PICKED IN NOVEMBER

The NCTA's search committee decided McSlarrow was its choice a few months ago.

“Back in late November, the focus was on McSlarrow. The question was whether you could get him,” a cable-industry source said.

McSlarrow's availability was in doubt because it was unclear whether he would take a job in the energy industry, move up to Energy Secretary, or take a White House post. McSlarrow also wanted to be sure the NCTA job would be a good fit.

“He was careful,” a cable-industry source said. “He wanted to be sure of himself.”

People at the NCTA caught their first glimpse of the new boss last Tuesday.

Just as his appointment was being announced, McSlarrow gathered with about 100 NCTA staff members for a 30-minute session. No plans for a major shakeup were disclosed.

“He has great respect for the people who are here at the NCTA and their accumulated knowledge that he's got to get up to speed on. He certainly has no plans to make big changes,” Britt said.

Sources said on a confidential basis that NCTA executive vice president David Krone was expected to leave the trade group within a few months. But Krone said he's staying put. “My answer is that you are completely off-base,” he said.

McSlarrow, 44, leaves his No. 2 post at Energy in February and will use the interregnum to get up to speed on cable's policy portfolio, as well as to plot strategy for a Congress that seems ready to craft a new telecommunications law that could contain provisions hostile to cable's economic interests.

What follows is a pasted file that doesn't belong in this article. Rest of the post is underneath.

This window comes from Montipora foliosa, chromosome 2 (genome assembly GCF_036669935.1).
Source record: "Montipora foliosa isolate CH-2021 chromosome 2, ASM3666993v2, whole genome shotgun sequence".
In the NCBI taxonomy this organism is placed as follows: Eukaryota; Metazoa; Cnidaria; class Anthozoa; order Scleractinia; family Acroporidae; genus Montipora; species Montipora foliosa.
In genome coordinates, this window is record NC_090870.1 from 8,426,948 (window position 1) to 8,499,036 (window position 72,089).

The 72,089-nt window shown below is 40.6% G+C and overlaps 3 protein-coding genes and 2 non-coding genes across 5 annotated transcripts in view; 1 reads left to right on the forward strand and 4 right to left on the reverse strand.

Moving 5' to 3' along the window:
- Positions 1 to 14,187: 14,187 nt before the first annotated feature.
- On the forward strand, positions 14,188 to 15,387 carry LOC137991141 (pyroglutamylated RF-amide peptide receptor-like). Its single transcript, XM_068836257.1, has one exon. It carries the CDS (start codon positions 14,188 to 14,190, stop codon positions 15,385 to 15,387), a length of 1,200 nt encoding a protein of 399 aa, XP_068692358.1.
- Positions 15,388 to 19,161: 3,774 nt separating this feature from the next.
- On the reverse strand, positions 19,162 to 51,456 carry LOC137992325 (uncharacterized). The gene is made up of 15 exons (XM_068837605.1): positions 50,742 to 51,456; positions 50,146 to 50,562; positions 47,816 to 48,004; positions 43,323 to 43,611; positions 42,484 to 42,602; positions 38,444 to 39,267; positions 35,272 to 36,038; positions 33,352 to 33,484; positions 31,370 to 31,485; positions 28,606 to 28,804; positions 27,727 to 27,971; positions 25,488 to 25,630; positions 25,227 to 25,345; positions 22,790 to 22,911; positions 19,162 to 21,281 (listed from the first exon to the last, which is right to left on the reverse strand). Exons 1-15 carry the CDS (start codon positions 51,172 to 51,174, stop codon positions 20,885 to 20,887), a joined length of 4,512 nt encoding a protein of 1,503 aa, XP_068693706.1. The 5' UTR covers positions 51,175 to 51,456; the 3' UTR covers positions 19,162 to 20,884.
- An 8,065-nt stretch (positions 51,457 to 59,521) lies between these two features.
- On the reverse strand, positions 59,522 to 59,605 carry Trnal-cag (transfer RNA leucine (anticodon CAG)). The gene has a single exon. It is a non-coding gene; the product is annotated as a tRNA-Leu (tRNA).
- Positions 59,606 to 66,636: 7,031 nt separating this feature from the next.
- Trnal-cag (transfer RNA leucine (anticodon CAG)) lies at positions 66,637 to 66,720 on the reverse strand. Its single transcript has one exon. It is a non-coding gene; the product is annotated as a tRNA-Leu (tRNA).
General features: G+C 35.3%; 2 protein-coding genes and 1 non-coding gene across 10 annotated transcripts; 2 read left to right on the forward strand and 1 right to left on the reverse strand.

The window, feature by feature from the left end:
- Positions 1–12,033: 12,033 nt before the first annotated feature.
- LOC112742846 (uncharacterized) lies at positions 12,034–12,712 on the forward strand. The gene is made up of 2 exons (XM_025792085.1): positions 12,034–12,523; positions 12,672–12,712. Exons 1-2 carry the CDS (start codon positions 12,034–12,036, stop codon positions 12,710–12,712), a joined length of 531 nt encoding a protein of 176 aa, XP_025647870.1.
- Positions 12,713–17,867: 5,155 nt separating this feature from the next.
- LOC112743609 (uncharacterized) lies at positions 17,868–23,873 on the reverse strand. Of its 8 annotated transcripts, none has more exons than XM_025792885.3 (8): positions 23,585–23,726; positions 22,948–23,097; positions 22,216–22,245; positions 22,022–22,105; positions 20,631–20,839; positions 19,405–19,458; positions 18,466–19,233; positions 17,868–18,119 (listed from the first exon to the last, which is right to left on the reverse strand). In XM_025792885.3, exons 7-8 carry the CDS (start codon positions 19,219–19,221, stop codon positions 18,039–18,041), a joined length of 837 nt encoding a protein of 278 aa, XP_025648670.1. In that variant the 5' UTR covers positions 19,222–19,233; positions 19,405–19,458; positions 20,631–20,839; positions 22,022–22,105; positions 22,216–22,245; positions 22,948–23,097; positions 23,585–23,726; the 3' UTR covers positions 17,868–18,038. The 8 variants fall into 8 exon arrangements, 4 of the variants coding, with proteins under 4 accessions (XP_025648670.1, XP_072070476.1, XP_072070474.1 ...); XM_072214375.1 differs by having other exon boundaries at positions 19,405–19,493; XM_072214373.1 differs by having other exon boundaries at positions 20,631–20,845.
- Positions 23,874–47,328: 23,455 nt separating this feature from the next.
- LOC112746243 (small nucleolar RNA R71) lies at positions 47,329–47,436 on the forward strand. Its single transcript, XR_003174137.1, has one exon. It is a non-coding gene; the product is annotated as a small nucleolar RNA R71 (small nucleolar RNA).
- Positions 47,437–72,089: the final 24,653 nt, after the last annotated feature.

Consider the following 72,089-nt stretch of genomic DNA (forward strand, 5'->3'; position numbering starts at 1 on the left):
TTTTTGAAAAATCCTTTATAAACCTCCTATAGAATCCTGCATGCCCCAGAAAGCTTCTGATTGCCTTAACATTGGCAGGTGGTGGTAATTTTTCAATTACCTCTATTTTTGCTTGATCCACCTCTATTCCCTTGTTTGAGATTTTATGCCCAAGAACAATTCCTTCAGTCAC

Cable has other issues. Some lawmakers want to extend indecency laws to the medium, which would mean a ban on profanity and nudity before 10 p.m. Some lawmakers support the broadcast industry's effort to force cable to carry more than one DTV programming service per station.

Cable also might have to turn to Congress to shield customer equipment from unbundling rules imposed by the Federal Communications Commission and might need congressional help if the Supreme Court determines that cable modem service is a telecommunications service subject to open-access requirements.

McSlarrow's first official decision was to meet his new colleagues.

Dressed in a business suit and light-blue tie, he addressed NCTA staff in the company of Britt and two other members of the NCTA search committee that picked him — Landmark Communications Inc. president Decker Anstrom (a past NCTA president) and Michael Willner, vice chairman and CEO of Insight Communications Co. Inc.

Britt declined to discuss McSlarrow's contract, including salary. Sachs earned about $1.3 million per year, making him one of the highest-paid lobbyists in Washington.